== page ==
Test Automation in the Cloud

You have probably heard of Sauce Labs.
They offer a Selenium Grid SaaS and now a whole lot more.

Sauce Labs logo

You probably also know about Atlassian OnDemand for Jira defect tracking & task management, Confluence wiki, Bamboo build automation and continuous, etc.

Atlassian OnDemand Logo

And no doubt you’ve used GitHubBitbucket, or some other online source repository.

Github logo

These some examples of tools that can help you accomplish the goal of performing test automation in the cloud.

And of course, there is the cloud platform itself. Amazon ECS, Rackspace Cloud, Microsoft Azure.
Amazon Web Services  logo

You need defect tracking, test management, build automation, documentation, source control, and automation tools. You need a test environment and a variety of clients to test on. And you need it all to work together.

What are some of the obstacles to test automation in the cloud?

1) Fear of putting proprietary code (and data!) on a public cloud
2) Too many tools and vendors to keep track of and coordinate
3) Creating a seamless integration that works together

But what are some of the advantages of running your test automation in the cloud?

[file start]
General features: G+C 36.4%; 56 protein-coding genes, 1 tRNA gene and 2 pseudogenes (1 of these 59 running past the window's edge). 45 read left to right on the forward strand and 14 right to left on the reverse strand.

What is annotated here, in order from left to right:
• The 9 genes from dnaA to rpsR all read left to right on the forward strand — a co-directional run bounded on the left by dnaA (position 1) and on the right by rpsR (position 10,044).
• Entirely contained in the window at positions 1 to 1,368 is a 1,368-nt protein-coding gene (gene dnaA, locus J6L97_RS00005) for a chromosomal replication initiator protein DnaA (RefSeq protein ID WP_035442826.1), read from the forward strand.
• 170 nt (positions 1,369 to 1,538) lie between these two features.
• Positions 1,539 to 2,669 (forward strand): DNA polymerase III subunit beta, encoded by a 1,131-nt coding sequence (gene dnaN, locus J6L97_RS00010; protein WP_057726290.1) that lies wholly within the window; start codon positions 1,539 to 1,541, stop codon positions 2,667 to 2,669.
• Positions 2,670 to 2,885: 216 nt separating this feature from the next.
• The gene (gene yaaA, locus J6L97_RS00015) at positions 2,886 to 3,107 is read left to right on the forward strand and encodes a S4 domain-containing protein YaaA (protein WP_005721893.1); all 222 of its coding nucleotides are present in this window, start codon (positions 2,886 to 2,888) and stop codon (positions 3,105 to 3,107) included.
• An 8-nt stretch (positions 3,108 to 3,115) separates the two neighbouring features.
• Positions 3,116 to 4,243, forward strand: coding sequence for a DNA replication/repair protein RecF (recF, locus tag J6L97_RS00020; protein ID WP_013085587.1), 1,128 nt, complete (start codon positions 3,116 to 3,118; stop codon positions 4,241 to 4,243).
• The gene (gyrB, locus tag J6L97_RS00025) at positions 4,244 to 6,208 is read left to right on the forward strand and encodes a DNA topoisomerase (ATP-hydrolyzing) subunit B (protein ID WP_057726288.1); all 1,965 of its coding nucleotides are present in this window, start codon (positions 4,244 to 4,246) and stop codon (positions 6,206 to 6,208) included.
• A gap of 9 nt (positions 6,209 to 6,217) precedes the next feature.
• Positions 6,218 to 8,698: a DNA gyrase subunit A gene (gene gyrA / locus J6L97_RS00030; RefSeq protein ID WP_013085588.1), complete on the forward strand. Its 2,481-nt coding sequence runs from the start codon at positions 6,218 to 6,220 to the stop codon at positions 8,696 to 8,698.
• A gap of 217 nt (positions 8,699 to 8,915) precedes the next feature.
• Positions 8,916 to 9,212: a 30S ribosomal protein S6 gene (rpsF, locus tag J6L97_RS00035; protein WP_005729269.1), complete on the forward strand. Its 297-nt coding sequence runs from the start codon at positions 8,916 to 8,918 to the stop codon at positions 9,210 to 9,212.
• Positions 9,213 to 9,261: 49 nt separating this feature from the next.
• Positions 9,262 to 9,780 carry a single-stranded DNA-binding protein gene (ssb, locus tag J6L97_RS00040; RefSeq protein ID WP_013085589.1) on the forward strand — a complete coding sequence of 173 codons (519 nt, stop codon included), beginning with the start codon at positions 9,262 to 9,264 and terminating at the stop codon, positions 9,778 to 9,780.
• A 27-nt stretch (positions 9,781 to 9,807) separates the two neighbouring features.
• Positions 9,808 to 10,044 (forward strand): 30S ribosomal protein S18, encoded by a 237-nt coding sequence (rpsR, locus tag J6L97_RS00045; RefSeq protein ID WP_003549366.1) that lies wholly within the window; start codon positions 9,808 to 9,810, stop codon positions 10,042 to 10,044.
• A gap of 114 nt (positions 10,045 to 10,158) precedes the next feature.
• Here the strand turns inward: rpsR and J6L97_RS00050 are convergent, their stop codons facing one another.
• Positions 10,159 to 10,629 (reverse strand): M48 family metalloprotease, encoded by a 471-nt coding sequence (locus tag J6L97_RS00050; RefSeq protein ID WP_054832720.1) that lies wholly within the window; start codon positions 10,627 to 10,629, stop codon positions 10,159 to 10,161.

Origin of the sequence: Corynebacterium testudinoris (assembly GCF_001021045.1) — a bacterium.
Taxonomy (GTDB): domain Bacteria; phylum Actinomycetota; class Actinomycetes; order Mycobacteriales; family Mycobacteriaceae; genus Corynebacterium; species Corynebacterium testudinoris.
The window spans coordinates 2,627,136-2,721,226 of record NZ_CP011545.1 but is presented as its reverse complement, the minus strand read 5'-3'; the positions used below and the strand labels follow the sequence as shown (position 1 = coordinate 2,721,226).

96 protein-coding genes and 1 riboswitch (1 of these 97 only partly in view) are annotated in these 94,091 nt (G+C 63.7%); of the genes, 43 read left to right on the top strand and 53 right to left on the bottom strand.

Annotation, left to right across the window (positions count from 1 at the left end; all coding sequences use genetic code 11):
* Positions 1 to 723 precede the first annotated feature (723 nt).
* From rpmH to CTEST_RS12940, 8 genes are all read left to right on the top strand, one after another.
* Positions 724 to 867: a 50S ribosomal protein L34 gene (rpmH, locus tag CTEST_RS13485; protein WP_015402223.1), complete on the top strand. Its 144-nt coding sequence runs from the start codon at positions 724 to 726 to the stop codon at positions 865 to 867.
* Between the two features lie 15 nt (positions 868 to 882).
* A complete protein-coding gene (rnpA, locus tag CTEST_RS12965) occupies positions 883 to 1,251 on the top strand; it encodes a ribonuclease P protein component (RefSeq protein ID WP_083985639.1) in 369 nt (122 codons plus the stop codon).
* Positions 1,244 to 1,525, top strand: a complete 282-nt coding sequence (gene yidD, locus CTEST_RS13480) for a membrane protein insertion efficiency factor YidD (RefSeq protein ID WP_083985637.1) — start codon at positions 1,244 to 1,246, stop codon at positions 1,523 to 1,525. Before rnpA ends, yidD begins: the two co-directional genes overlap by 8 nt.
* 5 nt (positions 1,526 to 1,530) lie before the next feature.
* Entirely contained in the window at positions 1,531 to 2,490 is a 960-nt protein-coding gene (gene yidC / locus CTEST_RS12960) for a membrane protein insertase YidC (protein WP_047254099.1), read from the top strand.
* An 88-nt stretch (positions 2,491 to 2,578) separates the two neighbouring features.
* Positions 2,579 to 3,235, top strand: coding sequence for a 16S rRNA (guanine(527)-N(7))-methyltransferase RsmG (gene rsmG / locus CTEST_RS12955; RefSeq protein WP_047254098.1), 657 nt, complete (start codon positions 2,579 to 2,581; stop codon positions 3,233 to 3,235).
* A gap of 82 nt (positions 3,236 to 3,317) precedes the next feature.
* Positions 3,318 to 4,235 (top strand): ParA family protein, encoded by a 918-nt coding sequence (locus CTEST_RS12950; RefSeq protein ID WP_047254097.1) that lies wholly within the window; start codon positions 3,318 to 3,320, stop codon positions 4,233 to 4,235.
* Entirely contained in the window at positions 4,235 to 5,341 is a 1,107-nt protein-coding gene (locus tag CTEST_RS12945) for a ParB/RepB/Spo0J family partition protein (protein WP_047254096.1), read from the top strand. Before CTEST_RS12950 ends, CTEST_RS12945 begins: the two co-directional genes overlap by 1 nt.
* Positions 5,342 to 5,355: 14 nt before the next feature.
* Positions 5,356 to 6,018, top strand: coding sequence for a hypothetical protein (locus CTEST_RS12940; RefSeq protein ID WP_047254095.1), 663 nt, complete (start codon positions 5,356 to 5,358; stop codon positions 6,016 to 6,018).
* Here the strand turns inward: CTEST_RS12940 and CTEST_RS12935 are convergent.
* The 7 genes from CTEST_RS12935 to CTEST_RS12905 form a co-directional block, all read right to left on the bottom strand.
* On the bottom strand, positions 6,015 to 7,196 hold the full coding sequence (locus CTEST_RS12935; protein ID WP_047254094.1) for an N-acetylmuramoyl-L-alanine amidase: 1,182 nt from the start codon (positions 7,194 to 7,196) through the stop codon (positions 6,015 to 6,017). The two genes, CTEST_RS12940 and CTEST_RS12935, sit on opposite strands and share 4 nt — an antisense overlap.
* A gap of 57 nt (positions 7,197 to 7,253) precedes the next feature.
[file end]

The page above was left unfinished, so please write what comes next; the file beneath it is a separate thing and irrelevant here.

1) Quicker provisioning of hardware resources and ability to scale on demand
2) Ease of administration of uniform architecture provided by virtualization
3) Simplified workflow for distributed teams

I’m working on a short book about steps you can take to leverage the cloud and cloud services to help make test automation easier, faster, and more meaningful for development teams.

I’d love to have feedback from people on their experiences, questions, and advice.

One thought on “Test Automation in the Cloud

  1. I think using the cloud for adding build servers for CI tests is a great idea. It’s still pretty hard integrating different systems well with each other, which is one of the attractions of getting all the tools from one place, e.g. Atlassian OnDemand

    As for the fear of public code and data, I trust some cloud vendors who spend all their time securing systems more than some IT teams who are given a tool they may have never used before. But I know that convincing legal teams of that can be a huge effort for everyone

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